field battery, and that the scarp in places should be made more difficult. If the hill was to be occupied it was necessary that it should be held by a redoubt, too strong to be carried by assault when defended by its proper garrison, and that it should be prepared for guns superior to the possible artillery of an attacking party. It is quite probably that the two block-houses would have proved sufficient to protect the bridge against a raiding party coming to the south bank of the Tennessee; yet it was a proper precaution to hold the hill on which the battery was constructed. On the northwest bank of the Tennessee are three redoubts. Redoubt No. 3, on a knoll to the west of the railroad, is finished and armed with two 3-inch Rodman guns. It has sand-bag embrasures, badly constructed, and is defended by a small block-house in the gorge. The ditch of this redoubt is not a serious obstacle. It requires deepening. The block-house keep, however, is its safety against assault. It has a good distant fire, but does not see all the ground within canister range, as a portion of the elevation on which it stands is abrupt and convex. It covers the naval shops. Fort Numbers 2 stands on the northwest end of the hill, near the north abutment of the long bridge. This is a star fort with a stockade gorge; the two flanks that should connect with the gorge were unfinished when I inspected the work March 7. It is not a strong work and seems to have been designed simply as a battery. Finishing the flanks, deepening the ditches, and building an interior block-house would give this redoubt sufficient strength. On the south end of the same hill is an inclosed polygonal redoubt 500 feet long. It is unnecessarily large. The parapet, magazine, embrasures, and ditches required much labor to finish them at the date of my inspection. As this work has a large block-house keep when completed as directed it will be strong, but will require a large garrison. The guns of these works see well upon the surrounding country, but the steep hill slopes within canister-range are not well swept by them. Forts in such positions are more readily carried than when placed on level ground or on slight elevations. When practicable their ditches should be at least seven feet deep, and so steep that no soldier could scale them without much assistance. They should also be strengthened by a bomb-proof keep, and their guns should fire through embrasures with the least width of throat. It would have been a proper precaution to have placed small picket-stockades at the abutments of the bridges. The defenses of Bridgeport have grown up like those of most other important stations in the department, under different engineer officers and different commanding officers, and it could not be expected that they would be the best possible. Moreover, the labor required to fortify so large an extent of territory when necessary for protection against threatened attack. The positions selected for defending Bridgeport are well chosen. The post, however, has not received as much attention as Knoxville and Chattanooga. The natural obstacles to its approach, together with the large garrison at the post, have probably prevented any large expedition attempting the destruction of the bridges. The gun-boats, though simply simply musket proof, would have given some assistance to this post had it been seriously attacked.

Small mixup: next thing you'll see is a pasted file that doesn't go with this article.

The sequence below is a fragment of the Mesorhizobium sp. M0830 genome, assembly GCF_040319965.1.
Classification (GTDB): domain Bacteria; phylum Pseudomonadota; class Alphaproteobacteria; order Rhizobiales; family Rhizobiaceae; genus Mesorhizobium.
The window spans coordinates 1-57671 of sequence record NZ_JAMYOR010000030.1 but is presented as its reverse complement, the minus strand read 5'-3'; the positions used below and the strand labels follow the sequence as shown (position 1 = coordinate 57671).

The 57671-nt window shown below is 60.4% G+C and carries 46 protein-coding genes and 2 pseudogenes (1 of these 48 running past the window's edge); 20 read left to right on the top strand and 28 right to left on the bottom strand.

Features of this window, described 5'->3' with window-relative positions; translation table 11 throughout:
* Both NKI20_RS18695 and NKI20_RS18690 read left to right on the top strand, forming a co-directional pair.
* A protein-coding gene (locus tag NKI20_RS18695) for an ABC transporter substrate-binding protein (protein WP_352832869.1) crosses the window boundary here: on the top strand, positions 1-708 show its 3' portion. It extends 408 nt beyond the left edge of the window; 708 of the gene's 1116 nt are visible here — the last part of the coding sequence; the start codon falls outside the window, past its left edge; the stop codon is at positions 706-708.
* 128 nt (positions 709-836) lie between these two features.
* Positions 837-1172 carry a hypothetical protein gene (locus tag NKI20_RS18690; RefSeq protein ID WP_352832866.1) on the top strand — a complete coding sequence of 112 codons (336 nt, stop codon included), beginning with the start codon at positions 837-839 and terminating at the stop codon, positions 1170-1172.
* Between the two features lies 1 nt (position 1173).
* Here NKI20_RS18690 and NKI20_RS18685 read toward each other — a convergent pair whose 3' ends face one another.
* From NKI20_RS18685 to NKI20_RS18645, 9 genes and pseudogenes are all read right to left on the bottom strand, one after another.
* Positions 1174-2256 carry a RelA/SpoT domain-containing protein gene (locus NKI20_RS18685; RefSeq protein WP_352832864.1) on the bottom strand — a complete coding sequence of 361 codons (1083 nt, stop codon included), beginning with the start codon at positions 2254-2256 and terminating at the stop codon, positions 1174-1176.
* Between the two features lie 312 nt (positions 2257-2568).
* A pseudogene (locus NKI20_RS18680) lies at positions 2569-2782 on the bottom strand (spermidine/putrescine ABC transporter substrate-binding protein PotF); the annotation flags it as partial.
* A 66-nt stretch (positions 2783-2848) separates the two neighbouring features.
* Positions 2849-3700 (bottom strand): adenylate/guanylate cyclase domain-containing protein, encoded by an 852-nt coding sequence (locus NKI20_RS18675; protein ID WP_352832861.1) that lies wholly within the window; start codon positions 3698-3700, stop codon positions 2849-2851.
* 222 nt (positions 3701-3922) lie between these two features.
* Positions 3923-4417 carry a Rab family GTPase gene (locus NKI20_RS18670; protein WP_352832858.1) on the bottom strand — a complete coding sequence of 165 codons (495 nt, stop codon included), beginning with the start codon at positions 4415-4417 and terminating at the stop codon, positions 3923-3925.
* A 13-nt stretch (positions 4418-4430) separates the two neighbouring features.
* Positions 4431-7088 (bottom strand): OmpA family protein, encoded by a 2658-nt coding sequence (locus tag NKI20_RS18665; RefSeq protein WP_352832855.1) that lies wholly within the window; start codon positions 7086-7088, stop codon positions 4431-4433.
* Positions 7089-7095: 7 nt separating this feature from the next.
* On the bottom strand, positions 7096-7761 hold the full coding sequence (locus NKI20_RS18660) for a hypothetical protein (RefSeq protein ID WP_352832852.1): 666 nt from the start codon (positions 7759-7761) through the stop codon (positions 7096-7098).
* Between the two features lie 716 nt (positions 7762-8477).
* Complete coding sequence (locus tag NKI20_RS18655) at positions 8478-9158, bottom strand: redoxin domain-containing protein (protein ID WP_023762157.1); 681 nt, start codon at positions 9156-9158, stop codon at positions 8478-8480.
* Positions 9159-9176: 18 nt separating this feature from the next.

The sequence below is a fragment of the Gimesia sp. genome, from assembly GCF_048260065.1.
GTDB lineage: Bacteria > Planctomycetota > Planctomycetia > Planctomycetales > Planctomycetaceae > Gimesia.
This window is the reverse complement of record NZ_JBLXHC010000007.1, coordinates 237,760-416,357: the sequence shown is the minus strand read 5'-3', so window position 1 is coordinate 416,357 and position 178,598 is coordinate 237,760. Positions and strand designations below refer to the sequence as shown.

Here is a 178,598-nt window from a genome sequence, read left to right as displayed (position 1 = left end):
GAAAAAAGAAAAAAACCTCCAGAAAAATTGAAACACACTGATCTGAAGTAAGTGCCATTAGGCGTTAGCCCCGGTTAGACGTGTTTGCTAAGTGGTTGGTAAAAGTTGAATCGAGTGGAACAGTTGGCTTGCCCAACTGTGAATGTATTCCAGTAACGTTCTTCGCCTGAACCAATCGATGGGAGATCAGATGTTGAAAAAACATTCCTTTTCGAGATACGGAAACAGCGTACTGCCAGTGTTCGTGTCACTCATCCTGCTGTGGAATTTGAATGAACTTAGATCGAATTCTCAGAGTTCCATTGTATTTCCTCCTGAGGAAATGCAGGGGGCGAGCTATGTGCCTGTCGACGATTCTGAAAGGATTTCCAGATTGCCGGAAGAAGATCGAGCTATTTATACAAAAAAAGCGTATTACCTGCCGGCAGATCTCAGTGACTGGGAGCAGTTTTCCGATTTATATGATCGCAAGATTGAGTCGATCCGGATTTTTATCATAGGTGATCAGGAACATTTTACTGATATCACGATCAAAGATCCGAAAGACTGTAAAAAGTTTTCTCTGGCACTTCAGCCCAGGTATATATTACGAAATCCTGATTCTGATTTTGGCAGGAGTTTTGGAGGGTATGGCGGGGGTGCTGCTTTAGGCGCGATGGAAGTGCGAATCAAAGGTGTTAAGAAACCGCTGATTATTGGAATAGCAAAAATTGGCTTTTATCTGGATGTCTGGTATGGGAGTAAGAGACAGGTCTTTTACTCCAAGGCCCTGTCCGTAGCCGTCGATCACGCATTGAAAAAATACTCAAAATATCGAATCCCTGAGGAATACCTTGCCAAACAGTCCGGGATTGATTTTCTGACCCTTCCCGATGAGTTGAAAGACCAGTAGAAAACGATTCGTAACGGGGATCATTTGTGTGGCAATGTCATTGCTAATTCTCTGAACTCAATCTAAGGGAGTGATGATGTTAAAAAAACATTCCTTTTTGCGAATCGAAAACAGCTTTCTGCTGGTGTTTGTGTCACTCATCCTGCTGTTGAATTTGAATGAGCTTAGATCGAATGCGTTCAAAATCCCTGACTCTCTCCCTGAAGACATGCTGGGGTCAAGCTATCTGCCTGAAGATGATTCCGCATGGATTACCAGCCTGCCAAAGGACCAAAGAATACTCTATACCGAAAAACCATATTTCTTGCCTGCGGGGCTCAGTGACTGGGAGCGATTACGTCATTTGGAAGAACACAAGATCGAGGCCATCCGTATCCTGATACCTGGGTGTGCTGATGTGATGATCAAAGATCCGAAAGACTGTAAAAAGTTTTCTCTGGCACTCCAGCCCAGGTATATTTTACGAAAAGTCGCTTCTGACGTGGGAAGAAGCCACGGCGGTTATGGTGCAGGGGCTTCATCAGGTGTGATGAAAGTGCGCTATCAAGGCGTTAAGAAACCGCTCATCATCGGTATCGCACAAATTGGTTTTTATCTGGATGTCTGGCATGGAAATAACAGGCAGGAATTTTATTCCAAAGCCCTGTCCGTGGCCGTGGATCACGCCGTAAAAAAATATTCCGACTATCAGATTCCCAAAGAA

Is ten miles distant from Bridgeport. It lies at the junction of the railroad to Huntsville and Decatur with that to Nashville. Its seizure by an enemy would not seriously affect war movements except for the